I have assumed that you know what a GCD (Greatest Common Divisor)
is. See for example the treatment in the beginning chapter of
Cox et al.'s book `Ideals, Varieties, and Algorithms' if you
need a reference, or look in Geddes et. al. `Algorithms for
Computer Algebra.' In brief, a greatest common divisor of two
polynomials **p** and **q** is a polynomial **d** of maximal degree
such that **d | p** and **d | q**. Such a polynomial always exists
and can be computed by the Euclidean Algorithm. In Geddes et. al.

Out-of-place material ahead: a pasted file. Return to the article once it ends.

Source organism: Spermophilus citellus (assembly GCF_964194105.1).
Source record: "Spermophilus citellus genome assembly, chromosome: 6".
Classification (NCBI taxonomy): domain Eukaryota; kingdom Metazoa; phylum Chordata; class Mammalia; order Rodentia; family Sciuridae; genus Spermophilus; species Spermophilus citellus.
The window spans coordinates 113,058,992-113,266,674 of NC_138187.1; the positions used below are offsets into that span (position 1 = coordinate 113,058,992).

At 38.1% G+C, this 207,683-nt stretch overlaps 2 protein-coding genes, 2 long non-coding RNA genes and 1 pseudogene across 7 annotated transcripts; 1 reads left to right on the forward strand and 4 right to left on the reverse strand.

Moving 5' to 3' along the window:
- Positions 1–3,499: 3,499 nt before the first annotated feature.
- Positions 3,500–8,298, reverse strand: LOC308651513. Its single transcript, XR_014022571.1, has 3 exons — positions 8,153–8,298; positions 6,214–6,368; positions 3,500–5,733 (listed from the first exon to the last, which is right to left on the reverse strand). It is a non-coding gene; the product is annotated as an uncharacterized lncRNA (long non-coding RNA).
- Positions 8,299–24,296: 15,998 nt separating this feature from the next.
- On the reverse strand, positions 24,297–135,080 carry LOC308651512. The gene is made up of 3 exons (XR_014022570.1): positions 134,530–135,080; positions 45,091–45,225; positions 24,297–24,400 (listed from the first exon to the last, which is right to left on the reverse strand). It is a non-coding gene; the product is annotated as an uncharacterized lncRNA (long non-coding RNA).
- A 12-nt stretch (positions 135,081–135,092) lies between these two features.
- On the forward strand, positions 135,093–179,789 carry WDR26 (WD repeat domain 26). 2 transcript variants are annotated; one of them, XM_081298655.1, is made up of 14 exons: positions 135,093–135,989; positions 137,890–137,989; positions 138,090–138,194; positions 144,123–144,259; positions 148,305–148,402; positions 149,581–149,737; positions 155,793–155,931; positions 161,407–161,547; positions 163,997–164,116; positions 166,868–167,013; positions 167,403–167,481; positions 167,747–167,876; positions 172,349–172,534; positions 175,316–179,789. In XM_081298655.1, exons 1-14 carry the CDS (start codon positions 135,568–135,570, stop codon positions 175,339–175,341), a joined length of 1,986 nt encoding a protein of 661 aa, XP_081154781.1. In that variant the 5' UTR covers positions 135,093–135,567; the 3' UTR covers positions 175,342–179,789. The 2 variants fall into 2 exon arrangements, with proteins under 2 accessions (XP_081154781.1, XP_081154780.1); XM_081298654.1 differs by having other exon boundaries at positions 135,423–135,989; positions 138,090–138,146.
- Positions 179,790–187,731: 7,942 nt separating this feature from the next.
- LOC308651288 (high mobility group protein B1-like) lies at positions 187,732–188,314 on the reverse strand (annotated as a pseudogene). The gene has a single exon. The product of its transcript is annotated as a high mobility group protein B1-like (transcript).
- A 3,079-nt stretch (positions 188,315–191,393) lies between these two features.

you learn that the naively implemented Euclidean algorithm is
far too expensive for even moderate problems, and that efficiency
in such a computation is greatly to be desired, and that it is
possible.

I suppose this actually deserves some treatment in detail, and I will get back to this if I have time; for now we will just take Maple's (very efficient) gcd routine for granted.

Wed Feb 28 18:25:56 EST 1996